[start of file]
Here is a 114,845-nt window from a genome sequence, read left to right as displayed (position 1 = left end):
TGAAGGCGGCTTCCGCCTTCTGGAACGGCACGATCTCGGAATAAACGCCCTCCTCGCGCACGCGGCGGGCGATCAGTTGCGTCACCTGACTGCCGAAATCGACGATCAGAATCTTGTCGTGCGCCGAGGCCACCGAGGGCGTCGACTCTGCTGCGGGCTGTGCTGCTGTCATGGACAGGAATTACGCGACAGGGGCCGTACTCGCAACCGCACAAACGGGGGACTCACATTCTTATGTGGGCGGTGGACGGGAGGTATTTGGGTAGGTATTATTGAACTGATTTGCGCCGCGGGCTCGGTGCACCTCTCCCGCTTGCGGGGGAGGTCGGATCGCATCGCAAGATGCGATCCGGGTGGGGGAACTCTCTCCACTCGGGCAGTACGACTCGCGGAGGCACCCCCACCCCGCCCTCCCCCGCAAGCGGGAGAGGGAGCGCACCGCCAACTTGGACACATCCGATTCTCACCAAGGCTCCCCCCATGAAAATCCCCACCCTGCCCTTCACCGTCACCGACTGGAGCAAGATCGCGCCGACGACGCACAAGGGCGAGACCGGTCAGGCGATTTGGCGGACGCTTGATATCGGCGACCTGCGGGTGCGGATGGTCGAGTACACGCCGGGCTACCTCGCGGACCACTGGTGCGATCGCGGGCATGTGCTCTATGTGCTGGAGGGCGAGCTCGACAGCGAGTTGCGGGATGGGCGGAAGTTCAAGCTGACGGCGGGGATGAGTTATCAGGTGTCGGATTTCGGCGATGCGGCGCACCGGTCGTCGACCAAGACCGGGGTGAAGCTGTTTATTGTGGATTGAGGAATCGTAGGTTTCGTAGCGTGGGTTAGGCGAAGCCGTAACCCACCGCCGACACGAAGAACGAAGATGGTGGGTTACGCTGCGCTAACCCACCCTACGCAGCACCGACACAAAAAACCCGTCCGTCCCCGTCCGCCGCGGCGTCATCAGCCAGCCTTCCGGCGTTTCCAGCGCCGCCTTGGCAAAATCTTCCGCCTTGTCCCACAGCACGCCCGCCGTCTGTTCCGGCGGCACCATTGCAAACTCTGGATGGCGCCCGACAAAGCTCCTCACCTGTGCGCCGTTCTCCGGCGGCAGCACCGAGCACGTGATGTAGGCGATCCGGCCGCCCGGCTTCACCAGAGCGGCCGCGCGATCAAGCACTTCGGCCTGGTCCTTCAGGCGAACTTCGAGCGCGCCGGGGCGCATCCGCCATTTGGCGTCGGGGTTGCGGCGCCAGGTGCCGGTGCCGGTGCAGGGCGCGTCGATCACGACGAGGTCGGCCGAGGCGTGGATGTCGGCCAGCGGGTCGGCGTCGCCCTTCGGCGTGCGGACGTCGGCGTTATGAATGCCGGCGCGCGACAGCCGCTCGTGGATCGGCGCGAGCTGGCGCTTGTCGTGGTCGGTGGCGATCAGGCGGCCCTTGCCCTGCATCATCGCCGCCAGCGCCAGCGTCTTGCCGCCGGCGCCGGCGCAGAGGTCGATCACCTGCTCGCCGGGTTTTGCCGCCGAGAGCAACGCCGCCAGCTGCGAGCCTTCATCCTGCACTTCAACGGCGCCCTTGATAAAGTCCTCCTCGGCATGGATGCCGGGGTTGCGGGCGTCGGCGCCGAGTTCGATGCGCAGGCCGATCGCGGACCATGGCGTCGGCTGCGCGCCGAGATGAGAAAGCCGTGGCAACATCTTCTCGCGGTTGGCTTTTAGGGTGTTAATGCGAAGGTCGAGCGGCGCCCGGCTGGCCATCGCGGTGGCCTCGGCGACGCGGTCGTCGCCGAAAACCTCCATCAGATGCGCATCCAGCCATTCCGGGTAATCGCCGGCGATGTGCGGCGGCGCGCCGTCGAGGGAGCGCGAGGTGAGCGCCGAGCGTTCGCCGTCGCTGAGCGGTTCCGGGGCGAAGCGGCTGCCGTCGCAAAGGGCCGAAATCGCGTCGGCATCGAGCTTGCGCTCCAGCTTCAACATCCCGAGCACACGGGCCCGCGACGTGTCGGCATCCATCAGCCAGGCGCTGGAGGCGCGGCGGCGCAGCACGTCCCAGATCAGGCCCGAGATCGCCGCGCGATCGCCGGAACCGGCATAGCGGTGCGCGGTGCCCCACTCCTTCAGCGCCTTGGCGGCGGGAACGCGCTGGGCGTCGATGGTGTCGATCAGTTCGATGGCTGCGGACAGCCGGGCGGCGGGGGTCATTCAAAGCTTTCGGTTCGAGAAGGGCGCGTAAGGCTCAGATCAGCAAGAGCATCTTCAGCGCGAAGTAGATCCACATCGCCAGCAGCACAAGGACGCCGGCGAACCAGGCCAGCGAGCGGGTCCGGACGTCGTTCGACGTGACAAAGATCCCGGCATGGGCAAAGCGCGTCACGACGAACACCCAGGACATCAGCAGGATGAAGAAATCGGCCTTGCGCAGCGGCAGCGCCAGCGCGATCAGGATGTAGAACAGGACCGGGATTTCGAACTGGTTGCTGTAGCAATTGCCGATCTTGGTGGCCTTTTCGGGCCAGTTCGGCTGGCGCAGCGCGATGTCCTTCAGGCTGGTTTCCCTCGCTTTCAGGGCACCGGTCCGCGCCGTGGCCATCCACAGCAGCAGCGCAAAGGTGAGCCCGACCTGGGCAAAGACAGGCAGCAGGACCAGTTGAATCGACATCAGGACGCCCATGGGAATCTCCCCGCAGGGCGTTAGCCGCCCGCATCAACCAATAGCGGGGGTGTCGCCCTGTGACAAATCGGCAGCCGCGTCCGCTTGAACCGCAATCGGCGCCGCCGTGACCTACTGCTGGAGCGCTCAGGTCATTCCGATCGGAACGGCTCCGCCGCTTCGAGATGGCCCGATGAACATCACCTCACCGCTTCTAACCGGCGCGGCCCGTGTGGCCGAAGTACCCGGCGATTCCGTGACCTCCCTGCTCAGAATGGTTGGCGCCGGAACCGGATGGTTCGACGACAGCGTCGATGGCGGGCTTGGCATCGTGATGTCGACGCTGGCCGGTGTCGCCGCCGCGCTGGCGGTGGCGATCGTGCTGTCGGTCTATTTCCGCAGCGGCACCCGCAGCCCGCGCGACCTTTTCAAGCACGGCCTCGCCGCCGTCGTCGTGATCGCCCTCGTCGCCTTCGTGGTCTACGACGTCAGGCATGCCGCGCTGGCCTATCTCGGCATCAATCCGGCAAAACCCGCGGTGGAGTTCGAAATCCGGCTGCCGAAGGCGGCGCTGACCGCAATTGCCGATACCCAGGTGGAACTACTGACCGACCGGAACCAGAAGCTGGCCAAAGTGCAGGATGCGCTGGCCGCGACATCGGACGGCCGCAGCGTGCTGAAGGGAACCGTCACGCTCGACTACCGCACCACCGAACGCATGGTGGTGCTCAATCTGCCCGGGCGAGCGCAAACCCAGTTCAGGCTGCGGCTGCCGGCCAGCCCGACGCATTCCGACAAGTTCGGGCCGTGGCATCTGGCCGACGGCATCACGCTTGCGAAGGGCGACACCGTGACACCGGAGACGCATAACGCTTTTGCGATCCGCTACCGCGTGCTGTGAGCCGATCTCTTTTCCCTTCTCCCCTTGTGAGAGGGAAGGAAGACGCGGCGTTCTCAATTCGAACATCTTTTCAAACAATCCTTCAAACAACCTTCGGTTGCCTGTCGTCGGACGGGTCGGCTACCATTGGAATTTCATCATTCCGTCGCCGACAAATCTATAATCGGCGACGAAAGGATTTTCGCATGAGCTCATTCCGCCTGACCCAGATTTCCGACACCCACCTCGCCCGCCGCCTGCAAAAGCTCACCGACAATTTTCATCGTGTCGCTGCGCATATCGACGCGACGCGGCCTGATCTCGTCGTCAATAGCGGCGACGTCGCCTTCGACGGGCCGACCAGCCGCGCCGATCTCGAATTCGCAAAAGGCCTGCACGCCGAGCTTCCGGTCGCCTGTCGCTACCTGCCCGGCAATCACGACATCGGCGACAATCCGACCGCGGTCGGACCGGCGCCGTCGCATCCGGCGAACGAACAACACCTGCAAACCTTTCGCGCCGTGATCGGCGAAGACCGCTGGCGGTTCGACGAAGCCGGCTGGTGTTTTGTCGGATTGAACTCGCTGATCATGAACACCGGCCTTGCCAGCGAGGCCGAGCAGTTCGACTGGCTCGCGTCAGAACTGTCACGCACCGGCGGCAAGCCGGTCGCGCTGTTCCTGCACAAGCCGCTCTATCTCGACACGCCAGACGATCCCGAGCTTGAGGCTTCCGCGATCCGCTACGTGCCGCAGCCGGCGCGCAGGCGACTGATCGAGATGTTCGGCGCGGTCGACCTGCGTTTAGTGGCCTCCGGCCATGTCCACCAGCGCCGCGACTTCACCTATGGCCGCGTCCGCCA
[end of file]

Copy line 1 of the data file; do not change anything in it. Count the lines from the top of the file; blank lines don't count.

Here is a 114,845-nt window from a genome sequence, read left to right as displayed (position 1 = left end):